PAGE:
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Methods Mol Biol. 2019;2012:299-313. doi: 10.1007/978-1-4939-9546-2_15.

BioID as a Tool for Protein-Proximity Labeling in Living Cells.

Author information

1
Enabling Technology Group, Sanford Research, Sioux Falls, SD, USA.
2
Basic Biomedical Sciences, Sanford School of Medicine, University of South Dakota, Vermillion, SD, USA.
3
Enabling Technology Group, Sanford Research, Sioux Falls, SD, USA. kyle.roux@sanfordhealth.org.
4
Department of Pediatrics, Sanford School of Medicine, University of South Dakota, Sioux Falls, SD, USA. kyle.roux@sanfordhealth.org.

Abstract

BioID has become an increasingly utilized tool for identifying candidate protein-protein interactions (PPIs) in living cells. This method utilizes a promiscuous biotin ligase, called BioID, fused to a protein of interest that when expressed in cells can be induced to biotinylate interacting and proximate proteins over a period of hours, thus generating a history of protein associations. These biotinylated proteins are subsequently purified and identified via mass spectrometry. Compared to other conventional methods typically used to screen strong PPIs, BioID allows for the detection of weak and transient interactions within a relevant biological setting over a defined period of time. Here we briefly review the scientific progress enabled by the BioID technology, detail an updated protocol for applying the method to proteins in living cells, and offer insights for troubleshooting commonly encountered setbacks.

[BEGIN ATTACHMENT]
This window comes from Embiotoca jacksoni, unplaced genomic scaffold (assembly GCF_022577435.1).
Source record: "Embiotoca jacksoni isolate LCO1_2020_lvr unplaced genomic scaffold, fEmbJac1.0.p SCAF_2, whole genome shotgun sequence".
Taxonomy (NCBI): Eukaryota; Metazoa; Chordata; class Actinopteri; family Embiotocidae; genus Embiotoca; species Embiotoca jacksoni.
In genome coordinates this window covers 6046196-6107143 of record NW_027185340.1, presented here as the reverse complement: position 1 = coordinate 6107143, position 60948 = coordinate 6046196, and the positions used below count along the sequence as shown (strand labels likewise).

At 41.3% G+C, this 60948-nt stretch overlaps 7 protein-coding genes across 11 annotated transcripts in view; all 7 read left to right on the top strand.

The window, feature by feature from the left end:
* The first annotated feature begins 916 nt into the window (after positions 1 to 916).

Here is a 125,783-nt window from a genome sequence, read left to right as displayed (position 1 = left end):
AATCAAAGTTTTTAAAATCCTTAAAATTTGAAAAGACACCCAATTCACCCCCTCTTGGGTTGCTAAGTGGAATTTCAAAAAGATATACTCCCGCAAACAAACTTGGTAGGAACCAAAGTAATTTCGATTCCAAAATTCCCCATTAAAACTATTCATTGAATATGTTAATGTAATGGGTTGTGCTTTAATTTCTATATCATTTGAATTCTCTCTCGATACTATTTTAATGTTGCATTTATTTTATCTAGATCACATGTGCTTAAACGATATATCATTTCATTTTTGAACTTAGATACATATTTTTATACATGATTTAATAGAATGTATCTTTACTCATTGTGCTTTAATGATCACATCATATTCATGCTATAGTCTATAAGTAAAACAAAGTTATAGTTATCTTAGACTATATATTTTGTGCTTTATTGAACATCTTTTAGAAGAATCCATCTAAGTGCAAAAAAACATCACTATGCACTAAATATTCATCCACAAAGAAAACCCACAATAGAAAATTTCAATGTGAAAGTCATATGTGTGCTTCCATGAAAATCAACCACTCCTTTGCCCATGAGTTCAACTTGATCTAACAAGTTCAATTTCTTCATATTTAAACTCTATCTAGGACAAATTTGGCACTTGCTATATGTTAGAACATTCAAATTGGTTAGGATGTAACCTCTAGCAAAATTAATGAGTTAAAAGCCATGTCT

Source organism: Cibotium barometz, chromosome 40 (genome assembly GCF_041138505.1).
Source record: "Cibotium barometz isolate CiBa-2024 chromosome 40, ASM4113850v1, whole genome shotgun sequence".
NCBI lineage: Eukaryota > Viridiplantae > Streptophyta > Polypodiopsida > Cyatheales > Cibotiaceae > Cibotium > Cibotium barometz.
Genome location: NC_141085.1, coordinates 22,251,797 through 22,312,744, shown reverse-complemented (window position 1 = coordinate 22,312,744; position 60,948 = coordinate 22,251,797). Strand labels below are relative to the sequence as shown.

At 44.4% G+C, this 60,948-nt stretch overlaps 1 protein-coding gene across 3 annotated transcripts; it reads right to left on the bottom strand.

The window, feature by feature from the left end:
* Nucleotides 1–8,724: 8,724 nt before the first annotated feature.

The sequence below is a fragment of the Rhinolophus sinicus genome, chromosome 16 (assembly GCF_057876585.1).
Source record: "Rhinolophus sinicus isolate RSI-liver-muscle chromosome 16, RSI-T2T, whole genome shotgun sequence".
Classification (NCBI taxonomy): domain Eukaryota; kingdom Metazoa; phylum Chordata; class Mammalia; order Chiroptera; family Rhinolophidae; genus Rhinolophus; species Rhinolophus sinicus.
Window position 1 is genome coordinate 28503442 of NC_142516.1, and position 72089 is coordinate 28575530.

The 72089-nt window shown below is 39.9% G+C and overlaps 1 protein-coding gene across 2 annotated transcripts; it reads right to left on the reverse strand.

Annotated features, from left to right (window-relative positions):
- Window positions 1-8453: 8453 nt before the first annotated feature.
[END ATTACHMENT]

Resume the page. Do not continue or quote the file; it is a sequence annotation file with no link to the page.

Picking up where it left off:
KEYWORDS:

BioID; Biotin ligase; Biotinylation; Protein–protein interactions; Proximity-dependent labeling

PMID:
31161514
PMCID:
PMC6583792
[Available on 2020-01-01]
DOI:
10.1007/978-1-4939-9546-2_15

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